the arrest, Gil Smiggins will lie facedown on the cold concrete floor, his hair unwashed and his head buried in his handcuffed hands. There will be nothing in his holding cell, except a frame of rusty unpainted steel, bolted fast to the wall, and a torn mattress on top of it. They'll tell him that it's his bed, and that it's all he'll get to sleep on. So uncomfortable will it be, he'll end up sleeping on the floor. His walls will be adorned with artwork. Crude sketches of guns and knives, vulgar impressions of genitalia. The odd splash of blood, souvenir of a fight some months earlier, still pungent in smell if you're close enough.
For six weeks, while his case pends, he will receive food and water through a flap in the door, be allowed out for one hour a day, and spend the rest of his time lying on the floor. The single halogen tube in his cell will flicker on every morning at seven-thirty, and flicker off again at nine in the evening. He won't read any books. He won't play any music. He won't write his memoirs. He will lie on the filthy floor, his clothes will grow torn and tattered, his limbs flaccid from disuse. And he will think. Not unusual for a man facing the prospect of imprisonment for many years to come. He will think of all the mistakes he's made, all the people who've betrayed him, and all the misfortunes G-d has brought him.
On one day during the fifth week, the door will open a second time, having already been opened once to let him out for his daily hour. Get up, Mr. Smiggins, an unfamiliar voice will demand. He'll rise stiffly to his feet, dust himself off, sneer derisively at the well-dressed woman entering his cell.
What do you want?
I'll be your legal representative from now on. She'll sit herself down on that thing called a bed, cross her legs smartly, throw an accusatory look at Gil. As if to say, I know you're guilty, I'm only defending you because it's my job. She'll open a black bag, pull out a heavy file. Flip to the summary sheet, read it carefully, as though for the first time.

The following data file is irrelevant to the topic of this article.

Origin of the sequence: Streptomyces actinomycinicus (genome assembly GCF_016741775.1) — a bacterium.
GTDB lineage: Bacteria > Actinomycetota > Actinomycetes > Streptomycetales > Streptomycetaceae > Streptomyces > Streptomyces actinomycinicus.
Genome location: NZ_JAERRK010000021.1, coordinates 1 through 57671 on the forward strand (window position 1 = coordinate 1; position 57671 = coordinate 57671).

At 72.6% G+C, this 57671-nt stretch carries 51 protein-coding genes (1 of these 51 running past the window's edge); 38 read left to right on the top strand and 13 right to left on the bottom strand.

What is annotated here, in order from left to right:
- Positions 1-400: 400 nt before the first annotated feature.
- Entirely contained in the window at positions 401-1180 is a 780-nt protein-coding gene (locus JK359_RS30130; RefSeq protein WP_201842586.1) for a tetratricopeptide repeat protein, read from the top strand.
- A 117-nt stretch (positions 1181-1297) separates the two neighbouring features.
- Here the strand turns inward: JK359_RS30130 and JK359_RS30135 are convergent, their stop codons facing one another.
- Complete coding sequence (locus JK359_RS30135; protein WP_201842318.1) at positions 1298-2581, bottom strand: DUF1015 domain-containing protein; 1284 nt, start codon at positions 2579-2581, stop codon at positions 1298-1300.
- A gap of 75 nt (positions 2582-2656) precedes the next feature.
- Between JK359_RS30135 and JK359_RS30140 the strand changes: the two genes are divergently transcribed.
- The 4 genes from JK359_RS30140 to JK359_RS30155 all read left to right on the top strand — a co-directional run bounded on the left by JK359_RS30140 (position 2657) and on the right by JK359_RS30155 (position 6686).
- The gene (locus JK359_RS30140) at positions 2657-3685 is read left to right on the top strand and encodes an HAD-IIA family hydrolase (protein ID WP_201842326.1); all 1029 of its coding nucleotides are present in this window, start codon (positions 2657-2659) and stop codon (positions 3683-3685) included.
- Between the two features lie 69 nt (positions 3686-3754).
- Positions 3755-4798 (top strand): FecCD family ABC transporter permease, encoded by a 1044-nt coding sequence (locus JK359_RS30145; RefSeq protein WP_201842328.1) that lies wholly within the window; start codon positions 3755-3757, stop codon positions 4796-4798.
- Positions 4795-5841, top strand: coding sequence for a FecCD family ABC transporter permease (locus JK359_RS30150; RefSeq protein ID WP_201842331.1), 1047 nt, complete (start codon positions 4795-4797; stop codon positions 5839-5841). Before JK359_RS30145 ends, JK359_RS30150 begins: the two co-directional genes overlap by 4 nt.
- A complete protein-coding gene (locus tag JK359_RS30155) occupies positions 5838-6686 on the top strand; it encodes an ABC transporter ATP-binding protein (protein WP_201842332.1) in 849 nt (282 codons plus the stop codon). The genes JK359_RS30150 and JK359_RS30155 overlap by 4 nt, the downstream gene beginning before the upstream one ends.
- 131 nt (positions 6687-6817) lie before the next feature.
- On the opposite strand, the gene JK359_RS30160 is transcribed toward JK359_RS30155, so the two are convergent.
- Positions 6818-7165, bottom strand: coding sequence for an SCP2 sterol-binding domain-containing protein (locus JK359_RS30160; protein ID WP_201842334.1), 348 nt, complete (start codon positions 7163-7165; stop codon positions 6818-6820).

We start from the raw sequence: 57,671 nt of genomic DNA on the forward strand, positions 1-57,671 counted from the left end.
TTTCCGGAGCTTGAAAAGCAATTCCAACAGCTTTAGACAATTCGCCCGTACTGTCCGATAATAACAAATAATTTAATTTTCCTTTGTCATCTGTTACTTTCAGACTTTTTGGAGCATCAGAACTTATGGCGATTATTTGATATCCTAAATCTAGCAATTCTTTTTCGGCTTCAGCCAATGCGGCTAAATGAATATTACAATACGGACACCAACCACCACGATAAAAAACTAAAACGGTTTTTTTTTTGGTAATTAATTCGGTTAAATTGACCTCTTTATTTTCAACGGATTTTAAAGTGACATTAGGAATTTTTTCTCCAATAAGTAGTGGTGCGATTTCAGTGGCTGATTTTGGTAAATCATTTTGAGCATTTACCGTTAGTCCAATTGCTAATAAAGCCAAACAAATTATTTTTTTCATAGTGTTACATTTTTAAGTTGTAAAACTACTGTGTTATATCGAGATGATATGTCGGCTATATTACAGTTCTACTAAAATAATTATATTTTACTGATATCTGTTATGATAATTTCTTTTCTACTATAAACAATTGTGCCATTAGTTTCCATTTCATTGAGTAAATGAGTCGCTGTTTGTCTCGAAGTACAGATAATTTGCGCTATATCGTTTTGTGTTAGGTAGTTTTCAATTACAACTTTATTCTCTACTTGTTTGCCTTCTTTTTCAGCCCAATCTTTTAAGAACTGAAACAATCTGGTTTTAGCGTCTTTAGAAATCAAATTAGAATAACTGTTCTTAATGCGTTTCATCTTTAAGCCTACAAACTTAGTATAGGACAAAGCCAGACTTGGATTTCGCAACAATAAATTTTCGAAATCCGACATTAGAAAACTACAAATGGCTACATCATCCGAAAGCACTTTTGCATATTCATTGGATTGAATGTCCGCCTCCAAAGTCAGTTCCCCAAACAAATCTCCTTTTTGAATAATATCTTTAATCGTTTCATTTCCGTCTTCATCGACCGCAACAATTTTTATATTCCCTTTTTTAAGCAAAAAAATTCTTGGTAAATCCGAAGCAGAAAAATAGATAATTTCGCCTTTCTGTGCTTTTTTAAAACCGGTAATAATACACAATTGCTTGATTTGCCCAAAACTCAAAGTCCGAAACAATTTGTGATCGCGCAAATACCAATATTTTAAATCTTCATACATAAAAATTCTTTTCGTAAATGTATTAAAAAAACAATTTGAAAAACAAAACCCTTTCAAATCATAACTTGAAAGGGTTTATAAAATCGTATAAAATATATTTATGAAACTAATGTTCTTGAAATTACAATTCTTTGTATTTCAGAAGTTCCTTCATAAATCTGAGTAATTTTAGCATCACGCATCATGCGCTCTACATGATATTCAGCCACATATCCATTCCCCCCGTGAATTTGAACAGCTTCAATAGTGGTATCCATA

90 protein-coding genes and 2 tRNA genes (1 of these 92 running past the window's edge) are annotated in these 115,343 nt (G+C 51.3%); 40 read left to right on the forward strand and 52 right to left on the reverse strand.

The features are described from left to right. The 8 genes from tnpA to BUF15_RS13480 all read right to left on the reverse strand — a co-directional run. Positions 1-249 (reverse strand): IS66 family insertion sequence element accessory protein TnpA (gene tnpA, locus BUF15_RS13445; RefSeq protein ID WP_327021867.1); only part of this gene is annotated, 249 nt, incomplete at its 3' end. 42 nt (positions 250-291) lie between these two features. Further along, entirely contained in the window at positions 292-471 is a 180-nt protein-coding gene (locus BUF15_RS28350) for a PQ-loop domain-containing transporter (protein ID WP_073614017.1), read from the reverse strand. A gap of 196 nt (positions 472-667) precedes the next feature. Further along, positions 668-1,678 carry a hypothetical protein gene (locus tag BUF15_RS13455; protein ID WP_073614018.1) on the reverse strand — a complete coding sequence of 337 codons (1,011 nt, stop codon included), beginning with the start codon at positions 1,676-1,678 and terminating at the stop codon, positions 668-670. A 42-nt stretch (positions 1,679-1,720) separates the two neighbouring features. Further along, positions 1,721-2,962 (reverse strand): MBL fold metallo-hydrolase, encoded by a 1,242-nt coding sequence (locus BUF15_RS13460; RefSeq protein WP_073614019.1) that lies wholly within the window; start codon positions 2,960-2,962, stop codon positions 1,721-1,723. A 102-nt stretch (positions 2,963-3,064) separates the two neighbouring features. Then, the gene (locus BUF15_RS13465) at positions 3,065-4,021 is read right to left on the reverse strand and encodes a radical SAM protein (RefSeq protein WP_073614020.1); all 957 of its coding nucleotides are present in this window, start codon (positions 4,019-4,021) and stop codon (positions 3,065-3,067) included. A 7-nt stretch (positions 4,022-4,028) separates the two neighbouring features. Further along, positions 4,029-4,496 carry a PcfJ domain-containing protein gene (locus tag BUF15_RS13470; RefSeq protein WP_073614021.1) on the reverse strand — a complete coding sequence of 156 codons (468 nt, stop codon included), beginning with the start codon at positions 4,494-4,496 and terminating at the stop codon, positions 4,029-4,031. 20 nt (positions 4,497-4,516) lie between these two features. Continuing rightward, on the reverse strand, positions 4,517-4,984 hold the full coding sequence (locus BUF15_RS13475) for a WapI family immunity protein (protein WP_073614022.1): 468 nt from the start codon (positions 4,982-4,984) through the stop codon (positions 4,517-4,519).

It is my legal duty to inform you of the following, she'll intone, with a slight but noticeable degree of sarcasm. You have been charged with assault on three counts. You want me to elaborate on the details of these three charges?
Good. Due to the serious nature of the offences, you are required to appear in court with representation. You have the right to silence, but it is strongly recommended that you make a written statement. You cannot -
She'll stop, lift her head up, smile victoriously. Present him with a clipboard and a pen. Sign here, she'll say, tapping a dotted line at the bottom, to confirm that I've told you everything I am required to, and that you understand all of it. He'll sign his name: G. Smiggins. His real name.
Look, he'll begin. It wasn't my fault. I was provoked.
You don't need to tell me, she'll snap. I've read your statement. You said you were… 'betrayed'. Some self-righteous drivel about 'losing your moral benchmark', wasn't it?
I don't think you understand it quite -
I understand what I need to, Mr Smiggins. I'm sure you had your reasons, but quite frankly I don't care to hear them. It's clear to me already that you have no case. I have to defend you as best I can, but don't be surprised when you're carted out of the courtroom with those cuffs still on. Unless, that is, you've got a persuasive argument up your sleeve?
She'll pause, her eyes locked on his, willing him to respond. He won't. He'll look right back at her, silent, completely apathetic. She'll grow impatient, and finally give up waiting. Very well, then, Mr Smiggins. If you've no ideas for raising a good defence, my business with you is done. I'll see you next in court.
She'll rise from that thing called a bed, the springs will groan as she stands up, and she will groan back when she realises how sore they've made her. Have you always been so obnoxious? He'll ask, just before she steps out the door.
Yes, she'll answer straightaway, without hesitation. It's just who I am. I don't believe in pretending to be what I'm not.
Me neither, he'll chuckle. I used to. For many years it was what I lived by. Only now, after I've come full circle, do I realise how foolish I was.
She'll smile at that - her first proper smile in years. Cities rise and fall, things come and go. But people, she'll say. People never change.